The very young have decided: this emoji is for old people

Emoji have become part of the way we communicate and for the very young there is one that is used by "old people": here is what it is

Emoji have become a standard in communication, especially online and through messaging apps; they are quick to use and can replace long conversations with a single, small image. Yet, there are some that should be banned if you don't want to risk passing for "old". And one, in particular, would have all the young people agree.

It is the emoji dedicated to the laughing face, with lots of tears. Using it would make even the coolest influencer pass for a "boomer", a term particularly used by Gen Z - that is, those born after 1996 - to indicate the "oldest", not only from an age point of view but also in terms of mentality. Yet, the smiley face in question is among the most used and, only in 2017, Apple had attested to its status as the most fashionable emoji in the United States. Yet, in just four years, the laughing face has fallen to the bottom of the preference list among younger people who, in short order, have replaced it with others deemed more interesting.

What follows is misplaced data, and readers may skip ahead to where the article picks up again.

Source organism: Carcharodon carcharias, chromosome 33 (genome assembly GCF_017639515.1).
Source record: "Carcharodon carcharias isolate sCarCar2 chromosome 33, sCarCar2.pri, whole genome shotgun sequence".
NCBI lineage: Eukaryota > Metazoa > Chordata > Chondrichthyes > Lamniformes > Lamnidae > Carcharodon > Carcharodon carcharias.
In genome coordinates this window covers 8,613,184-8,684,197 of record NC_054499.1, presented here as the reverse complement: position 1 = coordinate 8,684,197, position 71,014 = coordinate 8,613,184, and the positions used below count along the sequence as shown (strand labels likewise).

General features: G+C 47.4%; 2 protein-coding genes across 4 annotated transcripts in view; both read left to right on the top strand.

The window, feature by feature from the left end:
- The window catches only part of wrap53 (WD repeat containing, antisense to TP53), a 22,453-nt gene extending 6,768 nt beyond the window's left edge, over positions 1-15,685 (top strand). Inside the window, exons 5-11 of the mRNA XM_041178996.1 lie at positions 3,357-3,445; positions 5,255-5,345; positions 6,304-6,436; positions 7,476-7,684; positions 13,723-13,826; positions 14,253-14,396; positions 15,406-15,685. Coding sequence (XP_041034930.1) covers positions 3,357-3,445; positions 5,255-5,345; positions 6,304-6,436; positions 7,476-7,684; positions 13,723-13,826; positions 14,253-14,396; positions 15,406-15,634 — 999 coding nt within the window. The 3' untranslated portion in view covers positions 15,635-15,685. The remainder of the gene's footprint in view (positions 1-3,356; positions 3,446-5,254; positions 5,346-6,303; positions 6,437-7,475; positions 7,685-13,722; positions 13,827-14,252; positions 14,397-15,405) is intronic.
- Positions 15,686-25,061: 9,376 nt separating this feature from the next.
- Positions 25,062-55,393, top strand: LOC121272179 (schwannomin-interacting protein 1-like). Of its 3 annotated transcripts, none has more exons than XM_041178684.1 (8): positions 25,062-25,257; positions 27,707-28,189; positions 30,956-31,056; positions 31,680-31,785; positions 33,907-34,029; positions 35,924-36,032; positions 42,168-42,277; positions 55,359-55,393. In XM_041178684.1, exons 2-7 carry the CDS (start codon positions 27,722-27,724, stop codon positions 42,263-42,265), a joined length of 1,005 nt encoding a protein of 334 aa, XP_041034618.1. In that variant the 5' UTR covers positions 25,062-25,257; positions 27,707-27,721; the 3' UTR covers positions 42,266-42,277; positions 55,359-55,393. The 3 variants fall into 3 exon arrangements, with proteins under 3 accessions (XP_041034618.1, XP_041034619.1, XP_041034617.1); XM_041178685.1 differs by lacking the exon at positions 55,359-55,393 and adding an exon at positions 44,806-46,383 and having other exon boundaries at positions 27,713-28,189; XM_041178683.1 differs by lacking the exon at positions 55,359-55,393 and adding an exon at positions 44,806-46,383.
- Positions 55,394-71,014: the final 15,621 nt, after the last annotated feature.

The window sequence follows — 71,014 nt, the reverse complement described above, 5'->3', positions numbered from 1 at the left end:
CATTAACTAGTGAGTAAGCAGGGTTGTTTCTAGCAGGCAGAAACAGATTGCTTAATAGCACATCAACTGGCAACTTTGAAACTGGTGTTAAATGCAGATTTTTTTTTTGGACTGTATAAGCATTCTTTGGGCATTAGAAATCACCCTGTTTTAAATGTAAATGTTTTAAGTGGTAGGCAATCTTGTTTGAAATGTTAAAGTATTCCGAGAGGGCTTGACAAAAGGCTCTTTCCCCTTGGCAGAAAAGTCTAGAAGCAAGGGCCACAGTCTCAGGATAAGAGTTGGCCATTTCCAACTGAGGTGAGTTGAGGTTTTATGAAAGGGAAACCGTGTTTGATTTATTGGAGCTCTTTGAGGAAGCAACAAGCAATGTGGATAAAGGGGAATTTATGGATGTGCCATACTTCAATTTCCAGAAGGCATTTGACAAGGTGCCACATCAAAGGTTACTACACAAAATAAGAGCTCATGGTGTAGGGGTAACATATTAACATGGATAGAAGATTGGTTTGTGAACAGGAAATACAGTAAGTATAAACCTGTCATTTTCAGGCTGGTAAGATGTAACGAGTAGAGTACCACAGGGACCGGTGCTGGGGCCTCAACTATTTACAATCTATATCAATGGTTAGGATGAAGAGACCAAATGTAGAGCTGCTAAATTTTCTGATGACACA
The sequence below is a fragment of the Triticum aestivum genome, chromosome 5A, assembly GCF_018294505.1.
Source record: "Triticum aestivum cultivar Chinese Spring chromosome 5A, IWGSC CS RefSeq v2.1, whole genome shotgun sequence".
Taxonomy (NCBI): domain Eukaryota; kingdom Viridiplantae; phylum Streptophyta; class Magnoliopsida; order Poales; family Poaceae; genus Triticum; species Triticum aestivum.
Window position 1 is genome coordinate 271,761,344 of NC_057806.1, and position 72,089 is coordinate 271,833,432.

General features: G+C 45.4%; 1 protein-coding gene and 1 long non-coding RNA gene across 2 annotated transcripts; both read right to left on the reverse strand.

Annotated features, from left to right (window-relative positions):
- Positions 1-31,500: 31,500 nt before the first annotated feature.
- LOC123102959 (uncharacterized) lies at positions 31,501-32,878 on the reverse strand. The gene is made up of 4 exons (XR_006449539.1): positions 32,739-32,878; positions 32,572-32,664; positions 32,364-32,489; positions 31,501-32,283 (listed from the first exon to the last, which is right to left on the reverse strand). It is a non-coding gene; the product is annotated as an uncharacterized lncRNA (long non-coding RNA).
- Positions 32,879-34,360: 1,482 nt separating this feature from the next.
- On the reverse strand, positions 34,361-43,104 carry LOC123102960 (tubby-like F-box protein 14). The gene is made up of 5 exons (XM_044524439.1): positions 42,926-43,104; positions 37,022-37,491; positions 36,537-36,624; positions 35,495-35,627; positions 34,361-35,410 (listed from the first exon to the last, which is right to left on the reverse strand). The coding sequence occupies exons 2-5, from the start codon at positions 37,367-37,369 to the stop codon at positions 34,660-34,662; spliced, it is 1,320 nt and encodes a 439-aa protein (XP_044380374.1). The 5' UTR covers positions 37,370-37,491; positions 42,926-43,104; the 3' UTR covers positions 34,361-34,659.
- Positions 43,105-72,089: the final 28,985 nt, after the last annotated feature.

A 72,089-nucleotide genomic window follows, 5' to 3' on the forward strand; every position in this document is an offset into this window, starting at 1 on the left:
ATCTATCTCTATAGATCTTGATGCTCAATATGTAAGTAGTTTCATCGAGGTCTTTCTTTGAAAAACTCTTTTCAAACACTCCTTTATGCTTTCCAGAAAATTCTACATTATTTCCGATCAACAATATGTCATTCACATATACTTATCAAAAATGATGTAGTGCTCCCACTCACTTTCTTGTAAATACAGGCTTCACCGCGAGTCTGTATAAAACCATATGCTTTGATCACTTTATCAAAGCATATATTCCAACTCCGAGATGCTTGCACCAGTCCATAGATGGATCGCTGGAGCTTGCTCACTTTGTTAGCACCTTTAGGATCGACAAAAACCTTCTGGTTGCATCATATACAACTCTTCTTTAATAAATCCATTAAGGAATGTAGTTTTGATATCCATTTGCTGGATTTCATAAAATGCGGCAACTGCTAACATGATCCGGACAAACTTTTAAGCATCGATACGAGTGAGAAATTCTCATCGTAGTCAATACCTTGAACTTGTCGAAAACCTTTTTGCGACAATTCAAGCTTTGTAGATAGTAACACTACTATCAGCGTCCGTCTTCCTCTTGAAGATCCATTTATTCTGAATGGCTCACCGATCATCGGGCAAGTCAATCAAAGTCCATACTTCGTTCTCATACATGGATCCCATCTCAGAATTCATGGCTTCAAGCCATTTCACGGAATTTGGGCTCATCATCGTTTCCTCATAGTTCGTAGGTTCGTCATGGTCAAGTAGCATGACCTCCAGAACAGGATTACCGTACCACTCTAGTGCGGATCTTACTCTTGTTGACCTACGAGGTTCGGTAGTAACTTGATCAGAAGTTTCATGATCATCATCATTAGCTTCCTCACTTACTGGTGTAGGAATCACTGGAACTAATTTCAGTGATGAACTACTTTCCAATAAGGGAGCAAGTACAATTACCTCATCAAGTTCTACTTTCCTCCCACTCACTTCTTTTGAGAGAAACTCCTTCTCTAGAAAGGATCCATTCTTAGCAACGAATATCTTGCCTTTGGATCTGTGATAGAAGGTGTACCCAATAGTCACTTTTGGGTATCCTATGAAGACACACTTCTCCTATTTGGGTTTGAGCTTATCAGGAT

Emoji that laughs crying, what are the alternatives

A sudden change of course is necessary if you don't want to risk being labeled as technology elders. To keep up with the times, instead of the offending emoji you can use some valid substitute, such as the skull - for an implied "I'm dying of laughter" - or the face that cries rivers of tears with an open mouth, another metaphor for uncontrollable hilarity.

If you want to give a touch of internationality to your being in line with the trends of the moment, you can replace the emoji with the acronym lol, an evergreen of the network. With the phrase "lots of laugh", you not only express the concept but also avoid another bitter enemy of Gen Z: the other face that laughs with tears, or the one that is inclined and ready to roll on the floor (visual version of the second expression in use on the web for stifling laughter, "rotfl", or "rolling on the floor laughing").

Emoji laughing crying, the end of an era?

In a comment released to the news portal CNN Business, the Internet linguist and author of books dedicated to the language of the network Gretchen McCulloch explained the reason for the decline of the laughing emoji: "Tears of Joy (this is its real name) has been a victim of its own success. If you point to digital laughter for years and years in the same way, sooner or later it starts to seem insincere... Hyperbole wears thin with continued use."

So it was continued and excessive use that destroyed the smiley face's reputation, but apparently it was easily replaced in the hearts of Gen Z, at least until the next change of direction.